- The Washington Times - Saturday, May 3, 2008

President Bush unexpectedly offered a rare glimpse into his psyche yesterday, revealing the burden of being a president’s son, his preoccupation with his daughter’s pending nuptials and his affinity for Laura’s White House.

“Interestingly enough, it is a lot harder to have been the son of the president than to be the president,” Mr. Bush said after being asked about his post-presidency plans during a town-hall forum on the economy with high-tech company employees in St. Louis.

Speaking to a crowd of about 200, seated in bleachers surrounding a ring around which the president walked back and forth, Mr. Bush said they could ask him anything that was on their minds.

“I got a lot on my mind by the way,” he said, shrugging. “I’m getting ready to march down the aisle.”

The president’s comment transformed him from the commander in chief talking about the economy into a dad wistful, sad, proud, and maybe just a little bit scared about losing one of his twin girls. Jenna Bush will marry longtime boyfriend Henry Hager one week from today at the Bush ranch in Crawford, Texas.

Video: Bush ‘confident’ economy will ‘come on’

Mr. Bush talked more reflectively about his time in office than at any other time since he entered the home stretch of his presidency.

“What’s probably counterintuitive to you is that this has been a great experience for our family. I’ve lived in the White House now for seven and a half years, and the furniture is interesting but it’s like a museum,” he said, the crowd laughing.

“And there’s love in that White House, thanks to a good wife,” Mr. Bush said of first lady Laura Bush, as the crowd applauded. “She’s great … which is one of the reasons this has been a fabulous experience.”

“You know, obviously, there’s some good days and some bad days,” he then said.

“So the first thing is I’m heading home. I came from Texas with a set of values, and I’m going to go home with the same set of values,” Mr. Bush said.

“In order to be making consistent decisions in this complex world, you can’t be shifting your principles in order to be the popular guy.”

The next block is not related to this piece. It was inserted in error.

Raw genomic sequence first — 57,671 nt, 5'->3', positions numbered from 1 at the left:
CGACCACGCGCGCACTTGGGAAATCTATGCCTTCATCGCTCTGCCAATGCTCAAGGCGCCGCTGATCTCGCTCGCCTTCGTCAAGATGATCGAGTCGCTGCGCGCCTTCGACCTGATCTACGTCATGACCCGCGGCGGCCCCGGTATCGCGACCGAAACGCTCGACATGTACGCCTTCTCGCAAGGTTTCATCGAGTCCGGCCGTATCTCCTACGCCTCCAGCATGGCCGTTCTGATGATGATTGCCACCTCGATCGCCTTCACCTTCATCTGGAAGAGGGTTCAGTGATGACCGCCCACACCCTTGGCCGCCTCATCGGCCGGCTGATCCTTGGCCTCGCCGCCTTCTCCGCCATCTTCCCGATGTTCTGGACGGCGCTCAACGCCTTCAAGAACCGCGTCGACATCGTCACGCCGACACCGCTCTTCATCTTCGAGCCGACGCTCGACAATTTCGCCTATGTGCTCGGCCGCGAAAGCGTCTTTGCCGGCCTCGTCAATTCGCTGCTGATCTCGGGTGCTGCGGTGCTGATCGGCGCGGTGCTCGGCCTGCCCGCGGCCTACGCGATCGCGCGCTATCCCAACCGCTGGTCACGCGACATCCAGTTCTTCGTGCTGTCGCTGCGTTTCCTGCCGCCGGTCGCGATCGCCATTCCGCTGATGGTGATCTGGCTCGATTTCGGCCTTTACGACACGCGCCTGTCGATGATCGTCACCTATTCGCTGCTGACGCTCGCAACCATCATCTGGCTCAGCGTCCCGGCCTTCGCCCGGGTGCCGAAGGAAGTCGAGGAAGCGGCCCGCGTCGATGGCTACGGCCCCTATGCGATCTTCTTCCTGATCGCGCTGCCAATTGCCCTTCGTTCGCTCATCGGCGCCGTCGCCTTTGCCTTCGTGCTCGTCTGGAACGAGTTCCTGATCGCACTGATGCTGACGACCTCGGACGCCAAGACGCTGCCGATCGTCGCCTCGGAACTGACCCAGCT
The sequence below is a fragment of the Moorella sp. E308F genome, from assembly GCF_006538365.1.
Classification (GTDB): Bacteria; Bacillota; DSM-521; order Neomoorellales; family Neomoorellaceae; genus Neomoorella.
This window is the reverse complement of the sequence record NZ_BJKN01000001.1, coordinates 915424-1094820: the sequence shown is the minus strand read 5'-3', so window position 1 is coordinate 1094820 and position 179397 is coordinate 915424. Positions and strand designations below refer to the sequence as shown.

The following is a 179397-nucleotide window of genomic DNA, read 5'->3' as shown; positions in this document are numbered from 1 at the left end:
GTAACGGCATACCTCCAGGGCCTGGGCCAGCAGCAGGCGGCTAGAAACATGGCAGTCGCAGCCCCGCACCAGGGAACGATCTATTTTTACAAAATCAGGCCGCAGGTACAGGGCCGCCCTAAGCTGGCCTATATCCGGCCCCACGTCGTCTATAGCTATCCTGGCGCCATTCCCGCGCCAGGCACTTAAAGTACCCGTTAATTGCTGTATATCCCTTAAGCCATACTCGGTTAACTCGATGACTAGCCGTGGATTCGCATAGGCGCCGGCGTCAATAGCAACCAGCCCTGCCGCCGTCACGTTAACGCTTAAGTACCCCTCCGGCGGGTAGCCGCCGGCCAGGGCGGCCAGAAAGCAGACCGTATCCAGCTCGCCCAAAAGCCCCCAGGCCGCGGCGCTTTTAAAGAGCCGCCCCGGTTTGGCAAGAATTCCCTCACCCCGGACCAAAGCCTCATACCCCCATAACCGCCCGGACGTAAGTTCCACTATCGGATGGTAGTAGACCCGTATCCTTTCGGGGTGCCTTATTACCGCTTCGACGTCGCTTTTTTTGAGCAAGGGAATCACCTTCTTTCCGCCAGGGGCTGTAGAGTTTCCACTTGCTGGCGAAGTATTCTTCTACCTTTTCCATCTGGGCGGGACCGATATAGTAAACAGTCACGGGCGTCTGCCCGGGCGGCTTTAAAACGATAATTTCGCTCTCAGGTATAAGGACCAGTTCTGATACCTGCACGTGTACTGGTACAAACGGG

The crowd clapped again.

The president, who has been noticeably chipper at many public events in recent weeks, was in rare form yesterday during his interactions with audience members at Worldwide Technology Inc.

When a Japanese-American man raised his hand to ask a question, Mr. Bush walked over to the man, put his arm around him, and held his microphone up the man’s mouth.

“In case I’m a talk show host afterwards, you know?” the president said, getting another good laugh.

The questioner asked about rising food prices, but said he was asking “partly because I’m hungry.”

“By the way, that’s a polite way of saying, ‘Hey, man, how about cutting it short?’ ” Mr. Bush said.

He also sought to reassure Americans about the economy, and appeared to be making up for a gaffe in February when he was ignorant that gas prices are rising toward $4 a gallon.

“I know it’s tough times and I know you’re paying more at the pump than you want. But this economy’s going to come on. I’m confident it will,” Mr. Bush said.

“I understand the pain,” he said a few minutes later.

In his discussion of policy, the president was noticeably sharp and energetic.

He talked about his belief in religious and political freedom — in the face of fascists within the Islamic world who kill opponents — with a vigor and hopefulness that contrasted with the anger and frustration that has marked many of his exhortations on the subject.

And he appeared to grow emotional as audience members applauded the point.

Mr. Bush also launched into stories and personal observations several times without being asked, sharing his feelings on the recent visit of Pope Benedict XVI to the U.S. and telling a story about picking out the rug for the Oval Office.

He said that he delegated the rug choice to Mrs. Bush, and used that as an example of how a president should operate.

Mr. Bush praised top advisers whom he has delegated to, mentioning Secretary of State Condoleezza Rice, Treasury Secretary Henry Paulson, and Secretary of Defense Robert Gates.

He did not mention Vice President Dick Cheney, who has wielded enormous influence over many decisions within the Bush administration, but who has been blamed for many policies regarding the Iraq war, detainee treatment and other national security matters.

Mr. Bush didn’t return to the comment about being a president’s son, but he has previously said he was protective of his father, President George H.W. Bush.

Though some have said there was tension between the two when Mr. Bush was younger, Mr. Bush today shares a warm relationship with his father and talks to him regularly.

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